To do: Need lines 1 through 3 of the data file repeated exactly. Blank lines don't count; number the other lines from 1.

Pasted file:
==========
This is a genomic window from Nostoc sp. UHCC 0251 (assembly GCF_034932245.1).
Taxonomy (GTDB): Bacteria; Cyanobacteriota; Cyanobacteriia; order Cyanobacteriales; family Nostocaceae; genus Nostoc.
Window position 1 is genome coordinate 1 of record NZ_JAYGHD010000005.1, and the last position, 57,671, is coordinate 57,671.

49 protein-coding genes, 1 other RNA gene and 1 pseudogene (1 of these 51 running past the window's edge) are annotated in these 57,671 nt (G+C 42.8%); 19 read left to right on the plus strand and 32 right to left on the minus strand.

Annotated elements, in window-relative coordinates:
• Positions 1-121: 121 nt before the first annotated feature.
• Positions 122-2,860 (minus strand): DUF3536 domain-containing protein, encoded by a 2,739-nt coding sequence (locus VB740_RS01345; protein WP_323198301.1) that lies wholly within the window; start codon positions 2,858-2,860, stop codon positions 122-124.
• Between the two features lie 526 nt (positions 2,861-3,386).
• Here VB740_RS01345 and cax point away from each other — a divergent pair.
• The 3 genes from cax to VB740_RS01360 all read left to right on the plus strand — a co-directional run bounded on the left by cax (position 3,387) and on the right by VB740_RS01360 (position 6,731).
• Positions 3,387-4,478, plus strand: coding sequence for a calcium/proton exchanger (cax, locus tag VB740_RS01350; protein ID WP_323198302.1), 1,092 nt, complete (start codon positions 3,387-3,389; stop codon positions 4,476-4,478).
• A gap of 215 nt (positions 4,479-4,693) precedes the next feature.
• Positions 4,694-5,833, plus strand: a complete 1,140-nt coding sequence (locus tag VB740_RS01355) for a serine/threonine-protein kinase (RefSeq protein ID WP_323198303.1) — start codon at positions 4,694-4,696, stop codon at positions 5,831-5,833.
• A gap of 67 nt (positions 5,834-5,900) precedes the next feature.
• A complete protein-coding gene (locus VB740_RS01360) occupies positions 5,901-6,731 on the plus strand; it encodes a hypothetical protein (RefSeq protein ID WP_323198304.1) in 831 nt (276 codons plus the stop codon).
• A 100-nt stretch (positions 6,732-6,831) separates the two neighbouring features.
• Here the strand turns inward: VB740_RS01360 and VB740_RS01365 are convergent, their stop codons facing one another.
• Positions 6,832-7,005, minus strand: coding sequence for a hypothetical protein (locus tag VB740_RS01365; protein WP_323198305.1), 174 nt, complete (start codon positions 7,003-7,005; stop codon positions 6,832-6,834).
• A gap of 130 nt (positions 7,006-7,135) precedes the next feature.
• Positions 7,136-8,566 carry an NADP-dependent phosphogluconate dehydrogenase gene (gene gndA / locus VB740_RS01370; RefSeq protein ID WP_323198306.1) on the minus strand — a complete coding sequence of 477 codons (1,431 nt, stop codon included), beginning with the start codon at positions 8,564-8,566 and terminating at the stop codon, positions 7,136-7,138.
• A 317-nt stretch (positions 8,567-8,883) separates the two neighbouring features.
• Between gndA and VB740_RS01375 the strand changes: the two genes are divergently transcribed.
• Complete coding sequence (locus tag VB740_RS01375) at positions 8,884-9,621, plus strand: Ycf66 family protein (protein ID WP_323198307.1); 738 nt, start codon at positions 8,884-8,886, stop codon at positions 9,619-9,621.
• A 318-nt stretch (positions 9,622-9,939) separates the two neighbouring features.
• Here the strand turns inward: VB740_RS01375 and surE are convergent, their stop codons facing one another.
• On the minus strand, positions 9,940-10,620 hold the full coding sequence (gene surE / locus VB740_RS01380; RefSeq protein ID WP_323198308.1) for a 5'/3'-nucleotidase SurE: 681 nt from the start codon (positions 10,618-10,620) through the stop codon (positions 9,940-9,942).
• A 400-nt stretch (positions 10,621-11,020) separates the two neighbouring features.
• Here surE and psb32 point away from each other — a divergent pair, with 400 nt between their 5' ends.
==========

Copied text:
This is a genomic window from Nostoc sp. UHCC 0251 (assembly GCF_034932245.1).
Taxonomy (GTDB): Bacteria; Cyanobacteriota; Cyanobacteriia; order Cyanobacteriales; family Nostocaceae; genus Nostoc.
Window position 1 is genome coordinate 1 of record NZ_JAYGHD010000005.1, and the last position, 57,671, is coordinate 57,671.